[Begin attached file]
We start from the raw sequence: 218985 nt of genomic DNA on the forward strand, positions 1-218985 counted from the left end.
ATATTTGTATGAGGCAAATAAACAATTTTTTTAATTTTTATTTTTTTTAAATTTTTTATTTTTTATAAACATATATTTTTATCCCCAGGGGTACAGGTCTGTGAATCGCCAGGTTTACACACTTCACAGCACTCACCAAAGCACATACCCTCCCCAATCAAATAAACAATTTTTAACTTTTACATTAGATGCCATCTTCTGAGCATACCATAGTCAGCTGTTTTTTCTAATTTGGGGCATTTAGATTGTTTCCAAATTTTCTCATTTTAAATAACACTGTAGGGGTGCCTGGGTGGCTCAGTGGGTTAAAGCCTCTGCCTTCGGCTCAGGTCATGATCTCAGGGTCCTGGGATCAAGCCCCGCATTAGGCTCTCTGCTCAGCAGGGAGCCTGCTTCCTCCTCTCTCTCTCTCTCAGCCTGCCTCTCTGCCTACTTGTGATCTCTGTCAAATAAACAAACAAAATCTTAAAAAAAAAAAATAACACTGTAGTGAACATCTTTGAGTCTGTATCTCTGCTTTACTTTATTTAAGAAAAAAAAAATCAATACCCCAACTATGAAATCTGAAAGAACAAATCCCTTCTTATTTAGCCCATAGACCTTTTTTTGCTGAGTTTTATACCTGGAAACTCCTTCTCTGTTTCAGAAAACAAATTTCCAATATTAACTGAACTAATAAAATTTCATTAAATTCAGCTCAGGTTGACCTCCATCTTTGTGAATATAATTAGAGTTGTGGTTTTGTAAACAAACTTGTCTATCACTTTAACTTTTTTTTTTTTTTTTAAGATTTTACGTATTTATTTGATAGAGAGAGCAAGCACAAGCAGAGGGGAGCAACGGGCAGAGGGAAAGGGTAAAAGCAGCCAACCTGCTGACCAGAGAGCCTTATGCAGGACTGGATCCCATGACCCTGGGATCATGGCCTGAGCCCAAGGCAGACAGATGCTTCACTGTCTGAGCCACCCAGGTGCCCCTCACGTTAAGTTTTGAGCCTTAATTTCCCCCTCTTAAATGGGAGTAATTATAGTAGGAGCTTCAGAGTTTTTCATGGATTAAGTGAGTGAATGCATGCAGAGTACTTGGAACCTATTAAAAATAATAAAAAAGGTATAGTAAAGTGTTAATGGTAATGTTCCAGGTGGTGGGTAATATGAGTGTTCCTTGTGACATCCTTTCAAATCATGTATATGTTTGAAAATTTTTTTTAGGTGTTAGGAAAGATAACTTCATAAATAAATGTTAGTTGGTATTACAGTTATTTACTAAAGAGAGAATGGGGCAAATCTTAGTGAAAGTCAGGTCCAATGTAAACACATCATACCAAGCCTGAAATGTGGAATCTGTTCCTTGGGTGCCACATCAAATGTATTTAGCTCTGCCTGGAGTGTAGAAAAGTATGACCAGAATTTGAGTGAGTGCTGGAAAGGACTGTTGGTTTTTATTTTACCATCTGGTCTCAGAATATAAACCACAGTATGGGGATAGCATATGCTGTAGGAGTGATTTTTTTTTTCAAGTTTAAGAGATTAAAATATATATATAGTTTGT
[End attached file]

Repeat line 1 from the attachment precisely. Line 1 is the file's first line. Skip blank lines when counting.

We start from the raw sequence: 218985 nt of genomic DNA on the forward strand, positions 1-218985 counted from the left end.